WTO chief warns of economic danger of trade war

Director General of the World Trade Organization (WTO) Roberto Azevedo, is welcomed by Argentina's President Mauricio Macri at Costa Salguero in Buenos Aires during the G20 Leaders' Summit, on November 30, 2018. (AFP)
Updated 06 December 2018
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WTO chief warns of economic danger of trade war

  • The “outcome in all simulations is that trade and economic growth will slow down and that all countries, without exceptions, will lose out in a global trade war,” Azevedo said

WASHINGTON: All countries will lose in a global trade war, the head of the world’s trade referee warned in a speech on Wednesday.
Under attack from US President Donald Trump, the head of the World Trade Organization, Roberto Azevedo, acknowledged that reforms are needed, but rejected criticism that trade is the main cause of job losses.
Azevedo welcomed the commitment by the Group of 20 over the weekend in Buenos Aires to reform the WTO to better preside over the modern trading system, saying the “system can be better.”
But as the Trump administration has aggressively imposed punitive tariffs on trading partners, especially on China, with the goal of reducing the US trade deficit, Azevedo said that “we have to get away from the idea that trade is a zero-sum proposition.”
“It is not. Everyone can benefit,” he said in a speech to the National Foreign Trade Council.
He welcomed the US-China truce reached in Buenos Aires, and the commitment to reach a deal to defuse the conflict between the world’s two biggest economies.
The alternative of escalating the trade conflict would undermine the global economic recovery, he said.
The “outcome in all simulations is that trade and economic growth will slow down and that all countries, without exceptions, will lose out in a global trade war,” Azevedo said.
That is a warning the International Monetary Fund also has issued.
Azevedo acknowledged the growing anxiety in a changing economy, but stressed that most of the job losses are due to technological change, rather than trade.
Trade is “an engine of growth, productivity, innovation, job creation,” he said.
The Trump administration has blocked the workings of the WTO dispute arbitration system.
Azevedo again flagged the dangers of that path, saying it could undermine the WTO. But he said that after the agreement by the G20, “I believe that this is a once-in-a-generation opportunity to renew the trading system.”


UAE property developers’ earnings give Gulf markets a boost

Updated 17 February 2019
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UAE property developers’ earnings give Gulf markets a boost

  • Real estate sector gets confidence boost
  • DAMAC gains despite 87 pct drop in Q4 net profits

DUBAI: Most stock markets in the Middle East closed higher on Sunday, reflecting a rally in global stock markets on Friday, and were also boosted by better-than-expected company results, particularly in real estate.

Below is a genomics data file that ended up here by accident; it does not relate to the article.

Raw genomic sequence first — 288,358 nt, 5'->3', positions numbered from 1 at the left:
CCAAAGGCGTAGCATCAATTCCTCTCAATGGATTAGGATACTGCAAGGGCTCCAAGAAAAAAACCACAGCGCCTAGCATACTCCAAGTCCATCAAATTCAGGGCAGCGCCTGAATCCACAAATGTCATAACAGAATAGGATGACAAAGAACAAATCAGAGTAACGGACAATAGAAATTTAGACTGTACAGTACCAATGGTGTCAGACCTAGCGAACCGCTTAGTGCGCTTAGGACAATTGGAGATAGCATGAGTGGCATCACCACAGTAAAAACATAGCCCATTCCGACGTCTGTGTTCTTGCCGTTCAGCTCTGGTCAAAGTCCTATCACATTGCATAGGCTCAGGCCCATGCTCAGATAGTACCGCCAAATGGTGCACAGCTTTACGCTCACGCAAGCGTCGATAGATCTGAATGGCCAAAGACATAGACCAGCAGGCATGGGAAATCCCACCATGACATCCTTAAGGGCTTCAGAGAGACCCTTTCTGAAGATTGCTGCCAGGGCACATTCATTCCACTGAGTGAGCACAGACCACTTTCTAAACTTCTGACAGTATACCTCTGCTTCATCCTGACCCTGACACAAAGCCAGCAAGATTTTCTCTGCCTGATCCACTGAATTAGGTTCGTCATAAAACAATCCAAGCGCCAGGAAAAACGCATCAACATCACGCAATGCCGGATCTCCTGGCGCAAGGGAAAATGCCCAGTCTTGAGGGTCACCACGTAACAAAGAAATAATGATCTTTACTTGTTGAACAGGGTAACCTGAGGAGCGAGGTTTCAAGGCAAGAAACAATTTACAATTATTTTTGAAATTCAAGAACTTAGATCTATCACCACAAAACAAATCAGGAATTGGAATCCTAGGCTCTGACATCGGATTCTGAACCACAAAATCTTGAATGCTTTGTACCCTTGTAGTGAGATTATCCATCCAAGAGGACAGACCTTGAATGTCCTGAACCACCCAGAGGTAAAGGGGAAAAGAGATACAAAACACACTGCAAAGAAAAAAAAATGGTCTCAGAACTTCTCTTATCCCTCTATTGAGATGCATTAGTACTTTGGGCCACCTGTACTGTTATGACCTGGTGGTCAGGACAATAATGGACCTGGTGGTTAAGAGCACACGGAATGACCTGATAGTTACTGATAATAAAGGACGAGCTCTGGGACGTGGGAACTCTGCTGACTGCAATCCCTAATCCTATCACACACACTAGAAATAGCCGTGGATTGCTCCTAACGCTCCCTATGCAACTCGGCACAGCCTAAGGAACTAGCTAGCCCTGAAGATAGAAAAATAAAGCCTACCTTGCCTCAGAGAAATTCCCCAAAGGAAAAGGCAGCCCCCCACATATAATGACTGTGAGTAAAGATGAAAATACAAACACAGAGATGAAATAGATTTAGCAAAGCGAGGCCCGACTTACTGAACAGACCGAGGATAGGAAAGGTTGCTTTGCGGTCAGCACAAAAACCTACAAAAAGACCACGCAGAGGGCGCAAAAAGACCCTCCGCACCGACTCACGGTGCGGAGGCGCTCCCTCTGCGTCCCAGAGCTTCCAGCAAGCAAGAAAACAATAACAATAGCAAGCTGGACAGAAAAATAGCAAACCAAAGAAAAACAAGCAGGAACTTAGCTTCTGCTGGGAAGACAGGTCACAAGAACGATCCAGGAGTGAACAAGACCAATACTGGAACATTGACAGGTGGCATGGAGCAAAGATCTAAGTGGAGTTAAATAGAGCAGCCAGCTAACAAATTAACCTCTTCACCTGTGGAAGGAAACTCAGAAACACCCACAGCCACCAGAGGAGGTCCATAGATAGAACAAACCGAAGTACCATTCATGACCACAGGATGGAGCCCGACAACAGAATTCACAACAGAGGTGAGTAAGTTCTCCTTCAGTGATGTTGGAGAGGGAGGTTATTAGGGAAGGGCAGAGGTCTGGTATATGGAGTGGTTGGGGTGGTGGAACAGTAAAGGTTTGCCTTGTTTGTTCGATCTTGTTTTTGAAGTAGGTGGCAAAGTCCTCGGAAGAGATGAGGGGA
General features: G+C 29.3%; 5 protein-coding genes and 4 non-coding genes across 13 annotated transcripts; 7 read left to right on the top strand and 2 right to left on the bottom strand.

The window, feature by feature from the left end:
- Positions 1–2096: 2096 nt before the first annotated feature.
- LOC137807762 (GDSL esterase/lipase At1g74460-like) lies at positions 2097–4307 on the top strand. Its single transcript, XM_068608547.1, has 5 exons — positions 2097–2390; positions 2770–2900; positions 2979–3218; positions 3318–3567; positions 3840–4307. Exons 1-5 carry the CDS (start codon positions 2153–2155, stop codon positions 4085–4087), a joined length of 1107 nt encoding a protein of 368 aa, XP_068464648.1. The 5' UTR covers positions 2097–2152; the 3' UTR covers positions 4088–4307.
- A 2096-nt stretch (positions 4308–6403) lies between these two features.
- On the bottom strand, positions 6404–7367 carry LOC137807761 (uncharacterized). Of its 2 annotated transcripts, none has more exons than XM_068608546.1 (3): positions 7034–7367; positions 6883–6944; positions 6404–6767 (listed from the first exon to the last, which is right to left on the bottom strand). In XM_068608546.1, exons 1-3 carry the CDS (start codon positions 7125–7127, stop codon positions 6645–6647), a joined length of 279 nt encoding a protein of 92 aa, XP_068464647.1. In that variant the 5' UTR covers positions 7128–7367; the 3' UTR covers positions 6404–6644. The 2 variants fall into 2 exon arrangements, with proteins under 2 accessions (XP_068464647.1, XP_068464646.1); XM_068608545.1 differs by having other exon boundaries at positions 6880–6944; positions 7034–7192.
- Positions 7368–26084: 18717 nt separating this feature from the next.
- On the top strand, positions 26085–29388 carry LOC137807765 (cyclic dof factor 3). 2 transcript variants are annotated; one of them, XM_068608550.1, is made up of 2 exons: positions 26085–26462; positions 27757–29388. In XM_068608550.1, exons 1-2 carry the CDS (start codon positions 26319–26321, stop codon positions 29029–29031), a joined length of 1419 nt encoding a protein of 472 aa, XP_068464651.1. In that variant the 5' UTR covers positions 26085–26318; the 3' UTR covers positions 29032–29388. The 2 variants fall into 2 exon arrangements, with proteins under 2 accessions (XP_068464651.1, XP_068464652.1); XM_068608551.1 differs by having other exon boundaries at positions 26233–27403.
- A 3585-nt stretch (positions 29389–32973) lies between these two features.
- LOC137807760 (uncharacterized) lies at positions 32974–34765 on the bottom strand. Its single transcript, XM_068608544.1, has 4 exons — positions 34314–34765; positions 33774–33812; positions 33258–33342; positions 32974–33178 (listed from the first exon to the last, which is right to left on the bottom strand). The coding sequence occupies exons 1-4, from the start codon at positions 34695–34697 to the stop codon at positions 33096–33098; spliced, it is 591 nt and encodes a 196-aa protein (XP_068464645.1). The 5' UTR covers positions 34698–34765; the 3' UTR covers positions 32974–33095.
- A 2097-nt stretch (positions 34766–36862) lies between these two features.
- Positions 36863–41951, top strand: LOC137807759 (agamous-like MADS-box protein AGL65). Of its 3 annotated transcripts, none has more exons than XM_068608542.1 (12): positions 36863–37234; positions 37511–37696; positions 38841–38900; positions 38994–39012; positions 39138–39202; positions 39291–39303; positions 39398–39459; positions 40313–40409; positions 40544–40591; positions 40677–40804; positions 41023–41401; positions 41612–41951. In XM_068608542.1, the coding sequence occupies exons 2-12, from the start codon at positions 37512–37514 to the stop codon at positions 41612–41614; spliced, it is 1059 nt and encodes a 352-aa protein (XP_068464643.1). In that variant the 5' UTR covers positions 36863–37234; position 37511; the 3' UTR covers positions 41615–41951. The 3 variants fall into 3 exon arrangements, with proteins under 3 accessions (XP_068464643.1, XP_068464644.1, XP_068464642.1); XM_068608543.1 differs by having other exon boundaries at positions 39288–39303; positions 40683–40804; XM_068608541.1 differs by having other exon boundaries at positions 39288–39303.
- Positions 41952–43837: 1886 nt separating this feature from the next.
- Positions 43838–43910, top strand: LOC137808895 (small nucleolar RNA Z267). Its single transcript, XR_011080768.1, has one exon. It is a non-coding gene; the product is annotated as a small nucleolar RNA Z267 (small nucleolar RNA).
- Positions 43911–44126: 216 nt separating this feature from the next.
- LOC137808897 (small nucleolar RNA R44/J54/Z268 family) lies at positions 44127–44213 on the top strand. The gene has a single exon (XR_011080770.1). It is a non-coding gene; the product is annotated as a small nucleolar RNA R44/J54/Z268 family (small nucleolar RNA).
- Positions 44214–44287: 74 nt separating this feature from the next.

The Abu Dhabi index gained 0.7 percent and the Dubai index 0.6 percent, as two of the largest property developers in the United Arab Emirates posted positive fourth-quarter financial results last week that beat market expectations.

“The market is starting to rebuild confidence in earnings as a driver for sentiment,” said Arqaam Capital in a research note. “Sentiment on the UAE was very weak in 2018, specifically for real estate, on concerns over oversupply risk, pricing pressure that is leading to extended payment plans, and a rental yield compression that is continuing to fall,” Arqaam said.

“But Q4 numbers provided evidence that a few developers have emerged as winners (Emaar Co’s, Aldar) out of market consolidation.” Emaar Properties, Dubai’s largest listed developer, reported a 27 percent rise in fourth-quarter profit.

The stock rose 2 percent on Sunday. DAMAC Properties closed up 0.8 percent, despite having reported a nearly 60 percent fall in full-year profit and an 87 percent drop in fourth-quarter net profits.

In Abu Dhabi, Aldar Properties gained 3.6 percent. Last week, the developer reported a rise in fourth-quarter earnings and higher dividends for 2018. In other sectors, Abu Dhabi Islamic Bank rose 0.5 percent after saying it had no merger and acquisition plans. This was in response to a Bloomberg report last week which said the bank was considering such options.

The Saudi index closed 0.4 percent down, in contrast to the rest of the region’s markets. Arab National Bank reported an increase in full- year net profit to 3.13 billion riyals ($834.62 million) from 3.03 billion riyals one year earlier.

The stock remained unchanged and this failed to give support to the banking sector. Alinma Bank < 1150.SE> and Al Rajhi Banking & Investment Corp. lost 0.3 percent and 0.6 percent, respectively.

In Egypt, where the main index gained 1.4 percent, Orascom Investment Holding, up 3.2 percent, was among the stocks attracting the highest trading volume. Shares in the company jumped last week after its chairman, Egyptian billionaire businessman Naguib Sawiris, said he saw possible investment opportunities in North Korea if a summit between its leader Kim Jong Un and US President Donald Trump later this month was successful.

SAUDI The index lost 0.4 pct to 8,592 points ARABIA DUBAI The index rose 0.6 pct to 2,550 points ABU DHABI The index rose 0.7 pct to 5,070 points QATAR The index gained 0.7 pct to 10,011 points EGYPT The index rose 1.4 pct to 15,199 points KUWAIT The index gainedd 0.1 pct to 5,427 points OMAN The index was down 0.8 pct at 4,077 points BAHRAIN

The index went up 0.6 pct to 1,381 points ($1 = 3.7502 riyals)